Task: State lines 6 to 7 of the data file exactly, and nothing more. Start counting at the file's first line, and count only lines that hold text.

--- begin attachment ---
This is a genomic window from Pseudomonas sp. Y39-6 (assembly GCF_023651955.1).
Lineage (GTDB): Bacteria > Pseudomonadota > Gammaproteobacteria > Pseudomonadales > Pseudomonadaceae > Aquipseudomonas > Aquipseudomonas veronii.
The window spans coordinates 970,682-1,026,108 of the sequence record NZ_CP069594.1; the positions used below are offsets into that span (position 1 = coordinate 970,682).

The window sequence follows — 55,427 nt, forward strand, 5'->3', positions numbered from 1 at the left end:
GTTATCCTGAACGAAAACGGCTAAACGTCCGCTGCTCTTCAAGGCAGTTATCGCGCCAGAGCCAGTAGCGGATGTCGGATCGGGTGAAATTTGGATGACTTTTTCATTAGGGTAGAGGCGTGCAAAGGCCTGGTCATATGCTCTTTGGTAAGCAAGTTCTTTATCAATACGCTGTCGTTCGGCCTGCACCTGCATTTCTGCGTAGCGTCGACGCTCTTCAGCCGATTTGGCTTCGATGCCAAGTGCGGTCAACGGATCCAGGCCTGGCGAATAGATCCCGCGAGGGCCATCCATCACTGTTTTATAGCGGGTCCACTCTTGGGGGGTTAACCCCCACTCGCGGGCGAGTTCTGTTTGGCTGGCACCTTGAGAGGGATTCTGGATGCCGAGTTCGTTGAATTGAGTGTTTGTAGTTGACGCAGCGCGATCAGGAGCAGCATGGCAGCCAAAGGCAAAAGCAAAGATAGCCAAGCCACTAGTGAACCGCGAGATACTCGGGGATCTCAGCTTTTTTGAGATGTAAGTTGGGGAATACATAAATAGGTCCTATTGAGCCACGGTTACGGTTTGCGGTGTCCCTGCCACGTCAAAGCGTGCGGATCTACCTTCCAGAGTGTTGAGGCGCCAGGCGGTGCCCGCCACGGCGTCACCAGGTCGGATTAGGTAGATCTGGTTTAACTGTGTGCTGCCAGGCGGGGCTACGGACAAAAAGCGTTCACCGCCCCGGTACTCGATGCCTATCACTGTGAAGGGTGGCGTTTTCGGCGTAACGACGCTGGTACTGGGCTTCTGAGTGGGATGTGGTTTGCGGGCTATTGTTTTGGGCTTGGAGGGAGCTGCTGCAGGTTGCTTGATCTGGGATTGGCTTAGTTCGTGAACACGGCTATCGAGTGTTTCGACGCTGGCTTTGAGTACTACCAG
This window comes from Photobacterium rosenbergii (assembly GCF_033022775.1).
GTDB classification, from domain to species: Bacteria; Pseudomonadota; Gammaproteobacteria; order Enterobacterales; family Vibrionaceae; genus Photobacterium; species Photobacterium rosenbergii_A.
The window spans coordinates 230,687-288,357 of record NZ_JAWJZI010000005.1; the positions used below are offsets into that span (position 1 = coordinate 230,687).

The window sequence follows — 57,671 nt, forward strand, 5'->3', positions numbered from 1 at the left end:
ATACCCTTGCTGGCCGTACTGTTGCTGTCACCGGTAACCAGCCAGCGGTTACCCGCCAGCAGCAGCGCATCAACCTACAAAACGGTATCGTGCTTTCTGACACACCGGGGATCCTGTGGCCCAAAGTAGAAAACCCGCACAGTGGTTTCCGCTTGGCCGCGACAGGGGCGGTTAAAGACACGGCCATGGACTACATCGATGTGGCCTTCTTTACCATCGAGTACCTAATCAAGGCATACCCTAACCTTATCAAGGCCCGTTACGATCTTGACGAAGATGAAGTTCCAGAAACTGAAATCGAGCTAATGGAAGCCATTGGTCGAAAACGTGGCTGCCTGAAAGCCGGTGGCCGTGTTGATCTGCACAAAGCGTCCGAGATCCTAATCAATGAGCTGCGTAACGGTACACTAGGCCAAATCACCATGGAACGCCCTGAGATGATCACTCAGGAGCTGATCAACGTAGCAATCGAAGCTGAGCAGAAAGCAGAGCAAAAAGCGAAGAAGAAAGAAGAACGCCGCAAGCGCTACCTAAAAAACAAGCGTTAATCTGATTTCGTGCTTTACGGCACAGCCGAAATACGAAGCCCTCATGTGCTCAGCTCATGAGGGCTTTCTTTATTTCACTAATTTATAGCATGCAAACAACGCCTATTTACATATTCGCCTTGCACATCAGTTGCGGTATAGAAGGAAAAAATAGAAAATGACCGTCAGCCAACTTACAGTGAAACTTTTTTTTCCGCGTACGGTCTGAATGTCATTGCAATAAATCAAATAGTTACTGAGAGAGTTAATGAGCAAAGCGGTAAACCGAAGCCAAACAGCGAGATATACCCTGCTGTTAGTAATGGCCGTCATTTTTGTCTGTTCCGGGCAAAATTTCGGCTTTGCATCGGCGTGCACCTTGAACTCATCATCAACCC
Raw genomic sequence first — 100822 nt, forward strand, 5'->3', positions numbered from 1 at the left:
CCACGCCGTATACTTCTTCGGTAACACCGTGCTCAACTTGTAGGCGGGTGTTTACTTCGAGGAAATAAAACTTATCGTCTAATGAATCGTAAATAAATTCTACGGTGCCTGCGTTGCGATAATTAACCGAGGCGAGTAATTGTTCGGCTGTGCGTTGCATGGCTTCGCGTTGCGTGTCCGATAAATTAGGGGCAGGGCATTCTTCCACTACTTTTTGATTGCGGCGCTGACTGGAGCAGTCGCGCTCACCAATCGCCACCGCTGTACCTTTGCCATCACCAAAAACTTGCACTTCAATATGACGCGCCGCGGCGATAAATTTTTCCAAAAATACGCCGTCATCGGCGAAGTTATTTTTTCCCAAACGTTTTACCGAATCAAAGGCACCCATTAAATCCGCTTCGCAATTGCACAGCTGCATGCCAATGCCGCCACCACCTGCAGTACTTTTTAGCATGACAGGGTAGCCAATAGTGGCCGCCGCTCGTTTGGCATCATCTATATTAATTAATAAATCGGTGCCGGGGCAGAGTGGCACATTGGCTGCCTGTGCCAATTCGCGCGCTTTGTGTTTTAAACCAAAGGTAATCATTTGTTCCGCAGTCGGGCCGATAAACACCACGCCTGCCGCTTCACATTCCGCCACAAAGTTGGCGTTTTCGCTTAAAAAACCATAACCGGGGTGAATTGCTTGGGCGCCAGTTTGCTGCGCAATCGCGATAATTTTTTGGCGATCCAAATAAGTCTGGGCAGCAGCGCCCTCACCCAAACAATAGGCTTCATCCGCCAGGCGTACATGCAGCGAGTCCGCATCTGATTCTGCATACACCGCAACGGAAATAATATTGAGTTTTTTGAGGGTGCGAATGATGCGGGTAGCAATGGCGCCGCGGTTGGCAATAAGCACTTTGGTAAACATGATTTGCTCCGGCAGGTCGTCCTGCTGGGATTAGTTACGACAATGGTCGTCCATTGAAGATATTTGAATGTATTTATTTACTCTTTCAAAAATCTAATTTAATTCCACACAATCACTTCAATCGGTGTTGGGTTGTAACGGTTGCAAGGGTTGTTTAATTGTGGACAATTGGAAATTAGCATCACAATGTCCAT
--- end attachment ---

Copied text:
This window comes from Photobacterium rosenbergii (assembly GCF_033022775.1).
GTDB classification, from domain to species: Bacteria; Pseudomonadota; Gammaproteobacteria; order Enterobacterales; family Vibrionaceae; genus Photobacterium; species Photobacterium rosenbergii_A.